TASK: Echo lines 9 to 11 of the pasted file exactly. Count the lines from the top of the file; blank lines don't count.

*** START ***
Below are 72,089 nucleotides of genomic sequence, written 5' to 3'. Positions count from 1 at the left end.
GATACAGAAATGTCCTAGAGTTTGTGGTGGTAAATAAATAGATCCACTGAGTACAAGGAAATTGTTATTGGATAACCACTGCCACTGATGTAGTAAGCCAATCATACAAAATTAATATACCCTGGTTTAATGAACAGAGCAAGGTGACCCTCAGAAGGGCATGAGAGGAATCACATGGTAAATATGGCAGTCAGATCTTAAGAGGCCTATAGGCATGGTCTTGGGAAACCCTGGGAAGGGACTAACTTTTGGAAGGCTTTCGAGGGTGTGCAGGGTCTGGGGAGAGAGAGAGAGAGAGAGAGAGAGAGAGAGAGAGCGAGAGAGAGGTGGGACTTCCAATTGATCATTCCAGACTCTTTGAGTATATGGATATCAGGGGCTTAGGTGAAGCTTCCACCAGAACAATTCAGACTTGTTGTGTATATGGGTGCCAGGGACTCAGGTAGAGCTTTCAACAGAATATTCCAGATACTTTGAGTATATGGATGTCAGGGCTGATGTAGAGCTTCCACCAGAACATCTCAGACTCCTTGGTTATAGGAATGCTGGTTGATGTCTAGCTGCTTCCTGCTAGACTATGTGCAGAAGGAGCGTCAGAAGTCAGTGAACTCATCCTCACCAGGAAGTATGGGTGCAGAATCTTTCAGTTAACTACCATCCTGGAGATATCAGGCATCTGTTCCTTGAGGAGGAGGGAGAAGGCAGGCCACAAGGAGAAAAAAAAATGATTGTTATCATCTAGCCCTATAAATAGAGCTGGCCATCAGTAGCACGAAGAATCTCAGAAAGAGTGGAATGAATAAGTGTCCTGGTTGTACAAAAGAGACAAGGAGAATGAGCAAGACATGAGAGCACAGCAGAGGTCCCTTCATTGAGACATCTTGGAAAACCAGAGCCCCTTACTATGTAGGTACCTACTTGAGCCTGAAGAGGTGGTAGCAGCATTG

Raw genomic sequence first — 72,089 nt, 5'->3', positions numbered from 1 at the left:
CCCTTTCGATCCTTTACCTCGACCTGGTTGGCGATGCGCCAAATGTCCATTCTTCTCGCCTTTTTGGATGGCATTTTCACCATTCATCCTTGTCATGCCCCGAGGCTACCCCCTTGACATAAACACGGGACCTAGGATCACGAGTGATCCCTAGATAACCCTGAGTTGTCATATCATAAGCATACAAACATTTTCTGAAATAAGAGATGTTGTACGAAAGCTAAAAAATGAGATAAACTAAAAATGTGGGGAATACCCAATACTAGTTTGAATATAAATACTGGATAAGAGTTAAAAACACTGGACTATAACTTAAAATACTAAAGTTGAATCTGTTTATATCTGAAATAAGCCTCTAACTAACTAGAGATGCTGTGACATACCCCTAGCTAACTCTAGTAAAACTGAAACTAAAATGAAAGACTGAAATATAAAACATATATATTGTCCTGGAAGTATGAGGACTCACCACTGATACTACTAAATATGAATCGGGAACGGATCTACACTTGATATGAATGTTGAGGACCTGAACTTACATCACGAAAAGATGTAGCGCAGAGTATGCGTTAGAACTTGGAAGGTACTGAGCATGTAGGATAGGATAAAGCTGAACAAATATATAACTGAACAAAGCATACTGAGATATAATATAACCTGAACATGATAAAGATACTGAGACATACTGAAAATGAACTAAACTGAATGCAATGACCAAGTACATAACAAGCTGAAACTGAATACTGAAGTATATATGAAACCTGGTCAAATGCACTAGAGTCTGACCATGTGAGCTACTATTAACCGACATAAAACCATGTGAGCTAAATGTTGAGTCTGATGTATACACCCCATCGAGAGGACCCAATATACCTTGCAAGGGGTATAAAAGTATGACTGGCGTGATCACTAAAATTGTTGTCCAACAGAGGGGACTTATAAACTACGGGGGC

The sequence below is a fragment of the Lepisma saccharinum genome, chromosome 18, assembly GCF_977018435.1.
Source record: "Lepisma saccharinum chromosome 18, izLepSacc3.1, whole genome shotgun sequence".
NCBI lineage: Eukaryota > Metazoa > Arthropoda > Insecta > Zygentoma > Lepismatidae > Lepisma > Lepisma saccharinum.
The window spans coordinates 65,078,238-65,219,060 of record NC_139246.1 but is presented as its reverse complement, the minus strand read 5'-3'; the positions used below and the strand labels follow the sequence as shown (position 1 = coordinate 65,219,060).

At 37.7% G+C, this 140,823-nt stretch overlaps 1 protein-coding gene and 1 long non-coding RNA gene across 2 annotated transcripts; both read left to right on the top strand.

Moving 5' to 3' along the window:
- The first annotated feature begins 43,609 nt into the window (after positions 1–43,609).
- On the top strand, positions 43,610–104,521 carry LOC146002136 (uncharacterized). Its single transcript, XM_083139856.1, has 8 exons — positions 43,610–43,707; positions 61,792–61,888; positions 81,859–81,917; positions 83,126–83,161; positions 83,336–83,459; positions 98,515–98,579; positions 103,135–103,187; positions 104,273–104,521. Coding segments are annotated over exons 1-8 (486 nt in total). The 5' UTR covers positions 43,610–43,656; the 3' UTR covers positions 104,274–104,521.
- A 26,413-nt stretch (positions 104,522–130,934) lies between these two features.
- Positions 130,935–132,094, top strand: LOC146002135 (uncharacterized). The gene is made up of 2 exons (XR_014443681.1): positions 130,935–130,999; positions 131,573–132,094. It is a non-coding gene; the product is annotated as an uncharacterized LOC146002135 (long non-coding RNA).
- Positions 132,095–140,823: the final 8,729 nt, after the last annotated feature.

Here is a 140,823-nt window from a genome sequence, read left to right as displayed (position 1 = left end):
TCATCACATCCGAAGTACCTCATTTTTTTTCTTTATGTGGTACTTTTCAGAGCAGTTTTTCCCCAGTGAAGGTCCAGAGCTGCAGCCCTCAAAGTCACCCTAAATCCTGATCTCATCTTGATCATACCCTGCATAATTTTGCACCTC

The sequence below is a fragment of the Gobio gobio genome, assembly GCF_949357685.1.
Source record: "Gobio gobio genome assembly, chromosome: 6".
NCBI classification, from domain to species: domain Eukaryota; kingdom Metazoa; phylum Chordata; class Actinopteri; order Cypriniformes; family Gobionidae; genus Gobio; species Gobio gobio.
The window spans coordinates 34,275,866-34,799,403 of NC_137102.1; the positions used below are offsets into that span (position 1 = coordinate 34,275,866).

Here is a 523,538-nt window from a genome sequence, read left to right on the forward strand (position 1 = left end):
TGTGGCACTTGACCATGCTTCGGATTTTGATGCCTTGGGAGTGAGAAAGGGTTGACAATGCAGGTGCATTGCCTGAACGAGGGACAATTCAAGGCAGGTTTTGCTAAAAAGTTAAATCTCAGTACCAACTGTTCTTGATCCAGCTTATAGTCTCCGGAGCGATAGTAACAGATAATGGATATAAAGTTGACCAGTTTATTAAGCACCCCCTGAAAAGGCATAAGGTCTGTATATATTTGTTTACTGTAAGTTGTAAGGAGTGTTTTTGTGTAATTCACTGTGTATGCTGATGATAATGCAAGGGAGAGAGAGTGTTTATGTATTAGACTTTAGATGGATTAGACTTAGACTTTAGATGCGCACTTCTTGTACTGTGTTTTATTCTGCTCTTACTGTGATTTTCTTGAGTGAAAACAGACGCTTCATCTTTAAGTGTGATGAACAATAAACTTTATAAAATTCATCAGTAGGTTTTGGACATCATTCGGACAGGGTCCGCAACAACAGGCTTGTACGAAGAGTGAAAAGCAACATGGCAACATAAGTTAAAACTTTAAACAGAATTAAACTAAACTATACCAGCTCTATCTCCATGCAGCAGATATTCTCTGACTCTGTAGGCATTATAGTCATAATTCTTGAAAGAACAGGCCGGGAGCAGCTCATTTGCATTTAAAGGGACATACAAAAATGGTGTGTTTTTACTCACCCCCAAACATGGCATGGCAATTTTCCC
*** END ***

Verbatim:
At 37.7% G+C, this 140,823-nt stretch overlaps 1 protein-coding gene and 1 long non-coding RNA gene across 2 annotated transcripts; both read left to right on the top strand.

Moving 5' to 3' along the window:
- The first annotated feature begins 43,609 nt into the window (after positions 1–43,609).